So ultimately, the approach I have settled on is Zone Cleaning. I divided my house into 5 zones, and tackle one zone each day of the week. Whatever needs doing in that particular zone, I do it. For instance, I do bedrooms on Mondays. I strip the beds, dust, vacuum, and put away stray items. I then like to choose one additional task - clean out a drawer, re-arrange things, etc. I generally spend about 15 minutes working on the extra task. Overall, I spend about an hour each day working in a particular zone. So that's a total of 5 hours a week on cleaning. I like viewing the Zone as an entity - and focusing on the entire space, rather than just a task - like vacuuming. By doing it this way, I feel like each area of the house gets attention on a regular basis, and the whole house stays reasonably clean. I am no longer worried that somebody might drop by - in fact, I find myself wishing somebody would! Also, the kids can hang out with me while I'm working in a particular zone. As long as I bring a few toys, Owen is quite happy to hang out, and Norah is old enough now that she likes to help! I use only non-toxic, natural cleaners, so she's quite happy with a spray bottle and a cloth.

So for now, my weekly schedule looks like this:

Monday - Bedrooms
Tuesday - Bathroom
Wednesday - Upstairs hall/stairs/entryway
Thursday - Living room
Friday - Kitchen & laundry room
Saturday - Shopping & errands
Sunday - Family Day

While this might seem rather constricting to some of you, I actually find it very freeing! I know that when my zone is finished, I'm done cleaning for the day, and can spend time doing more important things - like hanging out with my kids. :)

Later I'll come back and post on my other schedules: My daily schedule, my monthly schedule, and my seasonal/yearly schedule, and how I manage one-time tasks, and scheduled tasks (appointments, etc.).

Do you have a weekly schedule? I'd love to hear about it! Feel free to post your schedule in the comments. :)

Bloggy Giveaway

Sorry I haven't been posting much lately - I've been busy trying to actually do stuff, which doesn't leave a whole lot of time to write about it. :) I have lots of ideas floating around in my head, and I promise to post about some of them soon.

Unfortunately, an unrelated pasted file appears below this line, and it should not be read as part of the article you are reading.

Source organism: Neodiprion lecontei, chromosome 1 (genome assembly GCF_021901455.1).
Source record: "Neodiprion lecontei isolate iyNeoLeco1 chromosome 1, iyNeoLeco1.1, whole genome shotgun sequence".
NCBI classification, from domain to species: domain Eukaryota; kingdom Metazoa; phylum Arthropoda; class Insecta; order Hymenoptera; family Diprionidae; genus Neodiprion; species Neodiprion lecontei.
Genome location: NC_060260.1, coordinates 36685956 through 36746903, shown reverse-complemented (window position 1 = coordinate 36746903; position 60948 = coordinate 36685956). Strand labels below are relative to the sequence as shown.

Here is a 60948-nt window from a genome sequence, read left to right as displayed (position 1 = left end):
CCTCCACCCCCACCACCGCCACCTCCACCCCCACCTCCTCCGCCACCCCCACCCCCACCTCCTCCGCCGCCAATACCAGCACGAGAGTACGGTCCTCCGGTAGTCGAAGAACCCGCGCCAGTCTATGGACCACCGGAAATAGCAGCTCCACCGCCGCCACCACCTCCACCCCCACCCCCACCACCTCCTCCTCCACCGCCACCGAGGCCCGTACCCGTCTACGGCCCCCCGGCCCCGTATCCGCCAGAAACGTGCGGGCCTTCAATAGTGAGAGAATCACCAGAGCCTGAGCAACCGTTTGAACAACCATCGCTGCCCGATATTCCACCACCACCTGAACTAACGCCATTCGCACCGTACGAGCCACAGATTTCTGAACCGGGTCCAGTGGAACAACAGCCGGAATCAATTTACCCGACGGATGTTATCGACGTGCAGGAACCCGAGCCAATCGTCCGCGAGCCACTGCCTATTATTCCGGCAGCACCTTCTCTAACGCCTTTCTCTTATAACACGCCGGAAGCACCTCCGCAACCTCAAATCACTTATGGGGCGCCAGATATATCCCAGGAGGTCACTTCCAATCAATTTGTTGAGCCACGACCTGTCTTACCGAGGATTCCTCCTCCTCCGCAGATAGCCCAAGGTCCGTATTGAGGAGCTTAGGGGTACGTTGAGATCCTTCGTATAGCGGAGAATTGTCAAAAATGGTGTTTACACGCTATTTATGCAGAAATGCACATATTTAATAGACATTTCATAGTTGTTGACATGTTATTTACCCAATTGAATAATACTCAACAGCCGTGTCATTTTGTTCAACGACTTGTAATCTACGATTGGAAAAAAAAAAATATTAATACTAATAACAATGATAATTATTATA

In the mean time, I thought I would just post quickly to mention that Bethany over at BeppyCat & Co. is having a bloggy giveaway! I really enjoy reading her blog, and thought I would mention her contest.

She is giving away some of her hand-knit dish cloths and scrubbies. They're really sweet! To enter, you just have to share your dishwashing tips. :)

Tuesday, March 25, 2008

My cutest diaper yet. :)

Well I liked the Mama Bird pattern so much, I decided to try it again - this time all in knit fabrics, and with a sewn-in soaker, rather than pocket-style. If I get ambitious (not tonight - I don't sew well past midnight! :), I'll make a lay-in doubler for extra absorbency.

This is my favourite diaper I've made so far - I LOVE it out of knit. The outer layer is a soft stretch terry, and the inner layers and doublers are made out of - you guessed it - more t-shirts.





Sunday, March 23, 2008

Trying my hand at cloth diapers.

Well even though my little guy is quite happy in his Fuzzi Bunz, I still felt this urge to try sewing my own cloth diapers. There is something about making things yourself that brings you closer to the whole process. I made use of some fabric scraps and some t-shirts that I had around the house to make them - can you think of a better way to recycle things you already have??

Here was my first attempt. This one was the Fern and Faerie pattern, and is meant to be made out of recycled t-shirts and such. It turned out okay, but the leg elastic went a little funny on one side. Not bad for a first attempt, though.

The next one I tried was the Rita's Rump pattern. I quite liked how simple this one was! There is no fastener on these, so you can fasten them with a single diaper pin (for ultimate adjustability), or you can just leave it as-is, and put a wrap-style cover over it. The nice thing about a separate diaper and cover, is that if you're just hanging around the house, or if it's a hot summer day, you can let them run around with just the diaper on (no cover), so that they stay nice and cool - and just change them as soon as you notice they're wet.